April 9, 2004

Foreign nurses find work in Nashville

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Stelian Paul Bodea-Barothi, M.D.

Foreign nurses find work in Nashville

A new course at the School of Nursing is helping foreign nurses find work in Nashville. The course was created in partnership with the Vanderbilt English Language Center.

“The course will help nurses who were educated in their own countries to prepare to take the registered nurse licensing exams here, master English language skills, and help them learn to bridge cultural gaps in the United States health care system and their home countries,” said Linda Norman, D.S.N., senior associate dean of Academics at the School of Nursing.

News of the course has spread quickly and Norman said she is already fielding calls from interested foreign-educated nurses.

“I’m getting calls from all over. I heard from one woman in Jackson whose sister-in-law was educated in Turkey. I have no idea how she heard about it,” she said.

Dawn Turton, Ph.D., director of the English Language Center said they’ve been receiving calls also.

“Word of this course has really taken off. We’ve been getting calls and e-mails from overseas. One person in Singapore called saying they heard about it, even though we’ve done no official advertising,” Turton said.

The Refugee Services Program of the Metropolitan Social Services estimates that more than 95,000 people have immigrated to Davidson County, with the majority being Hispanic, Laotian and Kurdish, and representing more than two dozen different ethnic backgrounds.

Carol Etherington, M.S.N., who is known for her work in war-torn countries and is an active mentor to the refugee population in Nashville, said the idea for the course has been lingering for about three years.

“While conducting an assessment of foreign-born medical personnel working at the Medical Center and in compiling information, I met many people throughout Vanderbilt who were connected to someone in the community from a foreign country. Most of them were working in low-paying, menial jobs, largely due to their poor English skills,” Etherington said.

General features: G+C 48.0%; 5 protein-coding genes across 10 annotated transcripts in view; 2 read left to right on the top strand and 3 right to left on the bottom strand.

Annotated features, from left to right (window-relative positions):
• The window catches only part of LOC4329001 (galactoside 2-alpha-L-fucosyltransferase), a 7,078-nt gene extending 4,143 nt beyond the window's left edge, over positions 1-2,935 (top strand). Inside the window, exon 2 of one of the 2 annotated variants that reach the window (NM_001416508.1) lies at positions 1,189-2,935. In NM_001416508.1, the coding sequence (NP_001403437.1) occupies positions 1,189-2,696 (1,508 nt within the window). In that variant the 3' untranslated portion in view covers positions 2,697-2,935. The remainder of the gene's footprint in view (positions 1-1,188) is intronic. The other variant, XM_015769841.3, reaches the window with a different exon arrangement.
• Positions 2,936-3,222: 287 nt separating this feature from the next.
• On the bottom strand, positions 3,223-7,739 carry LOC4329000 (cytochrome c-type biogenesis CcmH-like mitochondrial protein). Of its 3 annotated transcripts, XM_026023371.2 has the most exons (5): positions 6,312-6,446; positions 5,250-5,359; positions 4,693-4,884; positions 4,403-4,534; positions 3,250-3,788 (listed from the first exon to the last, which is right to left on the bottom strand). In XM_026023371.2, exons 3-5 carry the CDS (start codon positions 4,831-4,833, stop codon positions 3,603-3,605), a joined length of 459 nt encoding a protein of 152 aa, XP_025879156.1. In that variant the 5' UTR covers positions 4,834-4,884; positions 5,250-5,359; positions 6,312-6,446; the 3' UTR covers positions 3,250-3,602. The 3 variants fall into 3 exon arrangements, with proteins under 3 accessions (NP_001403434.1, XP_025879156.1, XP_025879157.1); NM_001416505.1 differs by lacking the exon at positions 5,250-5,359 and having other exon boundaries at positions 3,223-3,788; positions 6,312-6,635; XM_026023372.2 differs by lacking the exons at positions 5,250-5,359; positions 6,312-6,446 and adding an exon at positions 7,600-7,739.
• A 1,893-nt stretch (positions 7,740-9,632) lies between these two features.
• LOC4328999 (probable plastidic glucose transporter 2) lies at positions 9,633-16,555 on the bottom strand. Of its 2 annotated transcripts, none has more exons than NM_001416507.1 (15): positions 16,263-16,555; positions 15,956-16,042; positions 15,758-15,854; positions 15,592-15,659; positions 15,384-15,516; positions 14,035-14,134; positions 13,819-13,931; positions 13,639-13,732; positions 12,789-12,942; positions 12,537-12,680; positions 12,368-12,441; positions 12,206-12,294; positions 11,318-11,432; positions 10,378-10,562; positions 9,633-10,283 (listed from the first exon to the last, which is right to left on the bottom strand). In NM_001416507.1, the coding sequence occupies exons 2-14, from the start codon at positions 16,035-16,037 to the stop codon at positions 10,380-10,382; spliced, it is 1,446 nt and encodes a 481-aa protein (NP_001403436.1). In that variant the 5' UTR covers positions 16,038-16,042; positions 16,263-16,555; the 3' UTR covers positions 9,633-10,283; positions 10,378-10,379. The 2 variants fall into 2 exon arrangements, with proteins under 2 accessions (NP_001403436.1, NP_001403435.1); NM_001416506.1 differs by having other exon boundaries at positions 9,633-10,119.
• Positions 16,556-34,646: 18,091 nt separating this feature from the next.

“With the nursing shortage, it seemed feasible to determine whether any of them had been nurses in their home country,” she added.

Etherington teamed up with Susan Barone, assistant director of Special Programs at the English Language Center to lay the groundwork for what has become the new course at Vanderbilt, designed to help people who were nurses in their home country become licensed to practice in the United States.

Since then 30 or more people who left behind careers in nursing in another country to follow a spouse to Vanderbilt for post-doctoral studies, fellowships, and other work have expressed interest in the program.

Norman said the course will eventually help any foreign-born nurse from the refugee or immigrant population find work here in the field of nursing.

“This will prepare them to work wherever they choose. They may want to work in a less acute setting as a first place of employment. A community hospital or a nursing home is a common first stop for foreign nurses, and nurses are needed in each and every one of these settings,” Norman said. “Whether they are here short-term or become permanent residents of the U.S., we want to help them be productive.”